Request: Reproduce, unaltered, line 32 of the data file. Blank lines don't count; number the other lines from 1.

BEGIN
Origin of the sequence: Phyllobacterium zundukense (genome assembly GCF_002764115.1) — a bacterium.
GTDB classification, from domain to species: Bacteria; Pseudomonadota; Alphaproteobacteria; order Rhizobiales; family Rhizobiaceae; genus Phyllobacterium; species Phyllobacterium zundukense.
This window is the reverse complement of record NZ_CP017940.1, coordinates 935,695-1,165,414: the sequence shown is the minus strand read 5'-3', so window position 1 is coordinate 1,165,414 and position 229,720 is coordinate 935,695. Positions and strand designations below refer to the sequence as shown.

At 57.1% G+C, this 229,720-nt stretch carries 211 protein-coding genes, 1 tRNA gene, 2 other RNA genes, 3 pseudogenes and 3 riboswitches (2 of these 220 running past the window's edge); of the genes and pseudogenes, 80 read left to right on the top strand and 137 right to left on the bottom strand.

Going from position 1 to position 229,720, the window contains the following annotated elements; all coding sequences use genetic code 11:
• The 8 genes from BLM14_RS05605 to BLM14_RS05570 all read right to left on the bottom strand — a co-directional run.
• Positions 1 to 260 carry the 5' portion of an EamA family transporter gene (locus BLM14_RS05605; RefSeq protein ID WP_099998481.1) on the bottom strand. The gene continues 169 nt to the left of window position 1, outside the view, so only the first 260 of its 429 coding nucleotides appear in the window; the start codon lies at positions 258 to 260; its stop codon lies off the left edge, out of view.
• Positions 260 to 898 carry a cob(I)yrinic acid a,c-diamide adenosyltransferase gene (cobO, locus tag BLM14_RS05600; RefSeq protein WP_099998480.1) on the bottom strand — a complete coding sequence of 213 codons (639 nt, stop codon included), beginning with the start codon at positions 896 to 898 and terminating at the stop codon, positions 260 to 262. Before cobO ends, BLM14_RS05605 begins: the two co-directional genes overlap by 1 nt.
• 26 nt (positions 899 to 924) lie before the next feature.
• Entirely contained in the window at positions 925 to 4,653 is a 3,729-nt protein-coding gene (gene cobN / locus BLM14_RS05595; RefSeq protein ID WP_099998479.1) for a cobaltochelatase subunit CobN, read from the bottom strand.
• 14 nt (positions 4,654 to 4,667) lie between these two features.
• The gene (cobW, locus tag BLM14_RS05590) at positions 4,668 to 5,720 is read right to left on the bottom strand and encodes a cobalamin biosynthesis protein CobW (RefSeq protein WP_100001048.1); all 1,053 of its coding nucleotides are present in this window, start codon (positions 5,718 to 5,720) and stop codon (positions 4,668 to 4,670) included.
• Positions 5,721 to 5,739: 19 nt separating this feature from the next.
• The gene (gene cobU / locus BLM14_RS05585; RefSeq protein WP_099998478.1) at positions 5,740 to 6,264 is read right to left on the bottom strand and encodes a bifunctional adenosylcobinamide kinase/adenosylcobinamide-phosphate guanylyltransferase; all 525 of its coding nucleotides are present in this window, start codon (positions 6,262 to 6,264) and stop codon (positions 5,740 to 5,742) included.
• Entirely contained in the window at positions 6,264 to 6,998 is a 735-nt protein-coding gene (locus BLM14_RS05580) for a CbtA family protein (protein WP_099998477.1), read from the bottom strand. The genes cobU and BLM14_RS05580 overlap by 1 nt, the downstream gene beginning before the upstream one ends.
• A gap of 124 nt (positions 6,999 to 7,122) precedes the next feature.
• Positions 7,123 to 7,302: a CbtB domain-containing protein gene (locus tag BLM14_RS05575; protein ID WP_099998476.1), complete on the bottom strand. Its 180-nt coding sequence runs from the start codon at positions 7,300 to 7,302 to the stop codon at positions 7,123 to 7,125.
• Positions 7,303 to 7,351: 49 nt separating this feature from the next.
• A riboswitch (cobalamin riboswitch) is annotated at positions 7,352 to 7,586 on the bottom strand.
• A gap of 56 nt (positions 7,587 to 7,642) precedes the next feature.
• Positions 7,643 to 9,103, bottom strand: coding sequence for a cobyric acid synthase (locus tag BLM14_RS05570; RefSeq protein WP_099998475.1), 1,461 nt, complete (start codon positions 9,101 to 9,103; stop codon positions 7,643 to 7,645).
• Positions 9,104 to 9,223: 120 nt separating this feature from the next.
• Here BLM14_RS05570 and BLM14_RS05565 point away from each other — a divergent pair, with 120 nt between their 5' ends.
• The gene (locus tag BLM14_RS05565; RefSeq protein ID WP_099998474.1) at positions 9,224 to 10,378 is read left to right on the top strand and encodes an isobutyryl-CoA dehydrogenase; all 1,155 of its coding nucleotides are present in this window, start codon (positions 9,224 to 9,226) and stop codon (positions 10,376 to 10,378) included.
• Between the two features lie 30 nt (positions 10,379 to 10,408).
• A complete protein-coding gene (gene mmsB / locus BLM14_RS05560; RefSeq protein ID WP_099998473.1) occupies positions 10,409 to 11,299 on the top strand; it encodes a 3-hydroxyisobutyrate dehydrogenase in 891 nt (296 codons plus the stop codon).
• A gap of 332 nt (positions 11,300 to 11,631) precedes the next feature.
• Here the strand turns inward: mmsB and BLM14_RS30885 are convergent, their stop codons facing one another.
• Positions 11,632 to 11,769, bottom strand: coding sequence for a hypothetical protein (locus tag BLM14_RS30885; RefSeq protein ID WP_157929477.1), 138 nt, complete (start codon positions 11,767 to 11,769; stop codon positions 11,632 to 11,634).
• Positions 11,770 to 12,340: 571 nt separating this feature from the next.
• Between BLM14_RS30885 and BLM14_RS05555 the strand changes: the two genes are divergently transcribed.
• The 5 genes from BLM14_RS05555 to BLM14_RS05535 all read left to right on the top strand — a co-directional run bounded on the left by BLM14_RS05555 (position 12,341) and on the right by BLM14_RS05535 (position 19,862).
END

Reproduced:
• The 5 genes from BLM14_RS05555 to BLM14_RS05535 all read left to right on the top strand — a co-directional run bounded on the left by BLM14_RS05555 (position 12,341) and on the right by BLM14_RS05535 (position 19,862).